I have to confess that there are a lot of mixed messages out there and sometimes it can be difficult to unpack all the issues. At the same time, there are certain things that people choose to believe because they suit their purposes. Some examples are – Condoms don’t work, abstinence only programmes work and HIV was the work of the White people to get rid of the Black people. All of these are misleading statements. HIV requires a comprehensive approach based on scientific evidence. We cannot afford to have half baked or misleading information out there, it is costly in more ways than one.
What we know is that condoms are the only methods we have at the moment of preventing sexual transmission of HIV. Condoms work, they are not immoral and they do not make people more promiscuous. Abstinence works in conjunction with methods of HIV prevention. HIV is transmitted through infected blood, through sex with an infected person, from an infected mother to an unborn baby and through breast milk. HIV treatment works by suppressing the virus and prolonging the lives of those infected with HIV. These are the facts.
In many parts of the world, most people living with HIV do not have access to care and treatment. Why do you think this is happening and what can be done to solve this problem?
I think is important to know that not everybody who is living with HIV actually needs treatment, at least not right away. Eventually all those living with HIV will need treatment at some point unless someone decides that they do not want it – which sometimes happens. At the moment, there are about 10 million who need treatment in middle to low income countries. Only four million of these people are getting treatment but it is still an improvement and things are gradually getting better. We have to keep advocating for everyone who needs treatment to get it. We need to hold our governments (especially in African countries) accountable. They should be providing effective healthcare to their citizens and not leaving it to foreign donors or misappropriating money they get from the global fund. We need to continue to rally pharmaceutical companies to lower their drug prices so that those drugs can become more affordable or to appeal to them to relinquish the patents on their drugs so that companies which make generic drugs can be able to make the drugs cheaply.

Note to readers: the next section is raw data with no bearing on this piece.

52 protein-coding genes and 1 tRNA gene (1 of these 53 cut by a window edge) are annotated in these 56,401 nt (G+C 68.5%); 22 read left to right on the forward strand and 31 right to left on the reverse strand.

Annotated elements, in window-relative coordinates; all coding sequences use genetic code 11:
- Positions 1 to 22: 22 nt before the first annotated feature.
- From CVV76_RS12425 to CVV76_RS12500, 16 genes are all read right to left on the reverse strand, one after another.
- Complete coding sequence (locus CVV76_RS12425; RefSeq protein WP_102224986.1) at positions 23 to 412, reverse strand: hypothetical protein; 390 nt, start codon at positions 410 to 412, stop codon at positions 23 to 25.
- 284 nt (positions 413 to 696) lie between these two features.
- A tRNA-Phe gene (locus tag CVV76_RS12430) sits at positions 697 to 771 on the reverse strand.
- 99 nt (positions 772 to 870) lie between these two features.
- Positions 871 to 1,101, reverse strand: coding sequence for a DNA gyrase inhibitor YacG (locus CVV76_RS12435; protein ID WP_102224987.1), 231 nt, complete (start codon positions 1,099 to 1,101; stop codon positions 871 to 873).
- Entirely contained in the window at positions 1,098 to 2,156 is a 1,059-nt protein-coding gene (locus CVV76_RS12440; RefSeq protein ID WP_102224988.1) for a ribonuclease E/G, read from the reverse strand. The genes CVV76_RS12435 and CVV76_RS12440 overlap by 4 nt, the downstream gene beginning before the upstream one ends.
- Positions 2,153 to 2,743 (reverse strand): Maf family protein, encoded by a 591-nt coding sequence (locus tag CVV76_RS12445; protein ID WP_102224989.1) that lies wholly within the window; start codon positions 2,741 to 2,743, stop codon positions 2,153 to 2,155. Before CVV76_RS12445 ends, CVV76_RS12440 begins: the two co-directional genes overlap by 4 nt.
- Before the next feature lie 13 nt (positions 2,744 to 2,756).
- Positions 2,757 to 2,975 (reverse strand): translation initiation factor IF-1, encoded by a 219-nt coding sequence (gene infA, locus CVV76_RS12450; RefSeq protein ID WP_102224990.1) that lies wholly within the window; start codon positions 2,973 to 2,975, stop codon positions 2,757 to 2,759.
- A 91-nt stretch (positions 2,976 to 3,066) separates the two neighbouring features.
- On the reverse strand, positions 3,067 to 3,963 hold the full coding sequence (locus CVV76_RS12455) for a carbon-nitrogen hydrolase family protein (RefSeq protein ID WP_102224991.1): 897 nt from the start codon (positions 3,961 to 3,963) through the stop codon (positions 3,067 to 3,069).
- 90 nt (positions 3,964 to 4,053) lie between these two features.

Gambian President Yahya Jammeh has been claiming that he has a cure for HIV/AIDS. What’s your comment on this?
There is no cure for HIV/AIDS at the moment and it may be a long way off. Our best strategy is keep people from getting infected and treating those with the virus. The claims of the Gambian president are irresponsible and disappointing to say the least.
Any other comment?
Some cold facts are that the majority of people living with HIV have never taken a test. Therefore they continue to infect others unknowingly. People living with HIV on treatment are unlikely to infect others because they have the necessary information to protect themselves and treatment makes them less infectious. Knowing the facts about HIV is great, taking that extra step to get a test maybe one of the best things you ever do.
To know more about Christian Aid’s HIV work please go to www.christianaid.org.uk
If you are concerned about HIV, need to know where to get a test or need information on HIV treatment, please call a free treatment information phoneline: 0808 800 6013 on Monday – Wednesday from 12 noon – 4:00 pm. You can also check out this website www.i-Base.info
By Stephen Ogongo